Alps [Greece, Giorgios Lanthimos] Secretive group consisting of two hospital workers, a gymnast, and her abusive coach aid the grieving by acting out scripted scenarios in which they substitute for the deceased. Variation on the director's previous film, Dogtooth, that isn't as resonant or mind-blowing.

Whore’s Glory [Austria, Michael Glawogger] Documentary achieves remarkable access into the workaday lives of prostitutes working in Thailand, Bangladesh, and Mexico. Presents an impressionist portrait with arresting cinematography and cool music from acts like PJ Harvey and Antony and the Johnsons; could use a less forgiving edit from its 2 hr length.

Tyrannosaur [UK, Paddy Considine] Violent widower (Peter Mullan) learns to see rage from the other side when he connects with a devout charity shop worker whose husband abuses her. Performances and characterizations register despite a script with showing vs telling issues.

My Worst Nightmare [France, Anne Fontaine] Boorish tradesman defrosts demanding gallerist (Isabelle Huppert.) Use the fluffy dessert metaphor of your choice to describe this class-conscious romantic comedy.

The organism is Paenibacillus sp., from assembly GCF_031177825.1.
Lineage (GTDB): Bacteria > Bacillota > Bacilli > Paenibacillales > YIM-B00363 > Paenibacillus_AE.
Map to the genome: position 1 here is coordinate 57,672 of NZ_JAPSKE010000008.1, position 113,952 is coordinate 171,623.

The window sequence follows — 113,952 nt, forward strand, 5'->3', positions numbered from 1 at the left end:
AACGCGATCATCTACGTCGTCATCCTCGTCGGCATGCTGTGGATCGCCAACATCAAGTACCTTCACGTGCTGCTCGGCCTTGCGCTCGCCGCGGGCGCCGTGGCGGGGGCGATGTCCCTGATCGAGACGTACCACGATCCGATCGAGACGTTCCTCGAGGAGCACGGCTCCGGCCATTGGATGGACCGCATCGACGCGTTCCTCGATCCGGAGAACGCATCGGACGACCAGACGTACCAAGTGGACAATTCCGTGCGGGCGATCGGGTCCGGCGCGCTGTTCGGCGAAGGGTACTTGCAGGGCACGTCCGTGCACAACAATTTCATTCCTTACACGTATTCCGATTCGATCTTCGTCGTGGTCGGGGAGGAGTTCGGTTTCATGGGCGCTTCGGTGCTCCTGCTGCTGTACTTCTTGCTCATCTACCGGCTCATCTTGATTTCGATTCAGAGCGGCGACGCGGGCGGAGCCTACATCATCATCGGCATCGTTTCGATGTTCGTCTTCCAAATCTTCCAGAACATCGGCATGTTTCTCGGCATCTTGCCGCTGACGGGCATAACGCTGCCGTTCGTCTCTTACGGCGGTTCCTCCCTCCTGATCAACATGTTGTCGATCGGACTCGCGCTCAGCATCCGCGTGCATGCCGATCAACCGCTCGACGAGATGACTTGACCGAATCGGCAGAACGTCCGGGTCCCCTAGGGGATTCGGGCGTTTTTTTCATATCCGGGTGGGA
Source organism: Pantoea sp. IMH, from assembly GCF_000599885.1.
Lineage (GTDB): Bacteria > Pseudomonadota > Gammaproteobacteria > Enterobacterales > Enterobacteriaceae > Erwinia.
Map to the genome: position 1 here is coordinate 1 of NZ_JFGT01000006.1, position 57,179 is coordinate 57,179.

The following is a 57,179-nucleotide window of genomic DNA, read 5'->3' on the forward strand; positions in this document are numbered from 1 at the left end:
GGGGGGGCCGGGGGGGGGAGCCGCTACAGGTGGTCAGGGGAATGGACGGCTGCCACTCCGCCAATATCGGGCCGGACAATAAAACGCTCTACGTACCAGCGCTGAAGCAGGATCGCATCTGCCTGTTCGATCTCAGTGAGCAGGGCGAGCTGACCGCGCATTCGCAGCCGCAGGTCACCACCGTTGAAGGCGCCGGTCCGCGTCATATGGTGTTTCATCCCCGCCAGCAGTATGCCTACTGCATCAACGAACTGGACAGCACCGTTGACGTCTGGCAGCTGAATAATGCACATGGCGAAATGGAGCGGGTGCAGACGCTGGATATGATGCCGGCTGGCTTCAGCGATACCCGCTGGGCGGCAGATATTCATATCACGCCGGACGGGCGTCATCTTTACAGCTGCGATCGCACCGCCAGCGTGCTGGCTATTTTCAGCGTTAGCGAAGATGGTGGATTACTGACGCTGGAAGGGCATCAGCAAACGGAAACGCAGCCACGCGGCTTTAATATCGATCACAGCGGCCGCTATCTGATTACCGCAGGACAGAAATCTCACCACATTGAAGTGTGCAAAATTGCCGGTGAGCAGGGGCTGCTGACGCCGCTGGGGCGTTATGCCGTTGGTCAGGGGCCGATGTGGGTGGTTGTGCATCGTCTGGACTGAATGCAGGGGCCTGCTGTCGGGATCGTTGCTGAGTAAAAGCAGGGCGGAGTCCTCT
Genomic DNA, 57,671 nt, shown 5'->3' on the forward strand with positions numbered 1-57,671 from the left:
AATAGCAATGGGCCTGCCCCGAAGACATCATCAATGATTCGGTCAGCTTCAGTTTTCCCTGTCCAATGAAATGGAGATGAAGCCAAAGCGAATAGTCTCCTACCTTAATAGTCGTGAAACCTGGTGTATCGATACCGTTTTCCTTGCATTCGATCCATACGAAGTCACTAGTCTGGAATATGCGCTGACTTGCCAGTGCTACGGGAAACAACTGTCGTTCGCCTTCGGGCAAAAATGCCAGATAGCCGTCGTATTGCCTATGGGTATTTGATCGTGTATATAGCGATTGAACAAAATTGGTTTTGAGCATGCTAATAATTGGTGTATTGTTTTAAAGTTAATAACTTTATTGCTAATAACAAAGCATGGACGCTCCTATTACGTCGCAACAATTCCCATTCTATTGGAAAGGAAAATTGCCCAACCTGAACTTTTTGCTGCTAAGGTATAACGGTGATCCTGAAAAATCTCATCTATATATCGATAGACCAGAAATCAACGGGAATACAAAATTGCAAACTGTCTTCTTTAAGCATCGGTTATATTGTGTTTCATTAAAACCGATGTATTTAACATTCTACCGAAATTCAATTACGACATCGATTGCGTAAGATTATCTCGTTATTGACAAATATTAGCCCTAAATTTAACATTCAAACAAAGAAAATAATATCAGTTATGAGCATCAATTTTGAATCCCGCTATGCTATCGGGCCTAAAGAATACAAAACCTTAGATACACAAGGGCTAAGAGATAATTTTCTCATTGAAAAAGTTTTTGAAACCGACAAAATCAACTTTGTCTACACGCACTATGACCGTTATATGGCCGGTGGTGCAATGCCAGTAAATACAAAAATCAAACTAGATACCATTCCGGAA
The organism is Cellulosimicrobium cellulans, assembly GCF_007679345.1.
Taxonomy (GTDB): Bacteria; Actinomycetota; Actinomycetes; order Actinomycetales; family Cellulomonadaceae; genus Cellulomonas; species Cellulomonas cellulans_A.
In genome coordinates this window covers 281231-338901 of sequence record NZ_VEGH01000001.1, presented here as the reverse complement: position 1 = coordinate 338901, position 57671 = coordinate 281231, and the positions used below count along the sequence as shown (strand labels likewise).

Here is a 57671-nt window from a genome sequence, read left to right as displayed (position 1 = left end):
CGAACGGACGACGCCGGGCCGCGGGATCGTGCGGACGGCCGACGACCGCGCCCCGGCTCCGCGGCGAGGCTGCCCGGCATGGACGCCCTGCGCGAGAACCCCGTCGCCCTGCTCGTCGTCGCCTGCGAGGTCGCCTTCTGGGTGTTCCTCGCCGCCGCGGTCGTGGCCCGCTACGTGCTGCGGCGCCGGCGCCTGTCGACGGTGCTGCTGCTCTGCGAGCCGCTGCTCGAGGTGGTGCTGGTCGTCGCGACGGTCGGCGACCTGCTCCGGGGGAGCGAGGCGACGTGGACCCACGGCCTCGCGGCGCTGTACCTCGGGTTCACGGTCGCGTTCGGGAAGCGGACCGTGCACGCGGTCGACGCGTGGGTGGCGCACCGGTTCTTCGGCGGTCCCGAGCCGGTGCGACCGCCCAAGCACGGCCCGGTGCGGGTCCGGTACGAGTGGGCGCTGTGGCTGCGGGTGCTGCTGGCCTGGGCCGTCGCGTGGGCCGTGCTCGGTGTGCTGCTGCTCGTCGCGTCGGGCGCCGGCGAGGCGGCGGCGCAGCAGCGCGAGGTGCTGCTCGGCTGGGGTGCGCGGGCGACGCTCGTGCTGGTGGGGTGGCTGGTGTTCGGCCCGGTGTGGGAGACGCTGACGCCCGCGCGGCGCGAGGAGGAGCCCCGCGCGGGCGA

Superclasico [Denmark, Ole Christian Madsen] Dejected wine shop owner goes with son to Buenos Aires to get his wife back before she divorces him for a football superstar. Fluffy, episodic comedy leaves too much of the narrative heavy lifting up to the voiceover narration.

Bunohan [Malaysia, Dain Said] Three estranged brothers--a kickboxer, a killer, and a shady businessman--return to their home village and come into conflict over the family land. Languidly paced rural noir punctuated by sudden bursts of brutal violence.

Alois Nebel [Czech Republic, Tomas Lunak] Depressed railway dispatcher stoically suffers setbacks after the fall of the Iron Curtain. B&W computer rotoscoping, in the Waking Life style, lends graphic novelty to your basic post-Communist despond movie.


Not Recommended

Nuit #1 [Canada, Anne Emond] Man and woman exchange self-lacerating confessions after a one-night stand. Stylized language and behavior might be easier to buy into on stage, free of a realism that calls its credibility into question.

A Mysterious World [Argentina, Rodrigo Moreno] After his live-in girlfriend dumps him, an affectless nebbish drifts through a series of droll and/or melancholy incidents. Bored art about bored people.

That Summer [France, Philippe Garrel] Feckless bit player recalls the events in a tortured marriage that led to his artist friend's suicide. I watched this listless trainwreck in puzzled fascination, wondering if its near-complete avoidance of well-constructed dramatic scenes comes through incompetence or perverse design.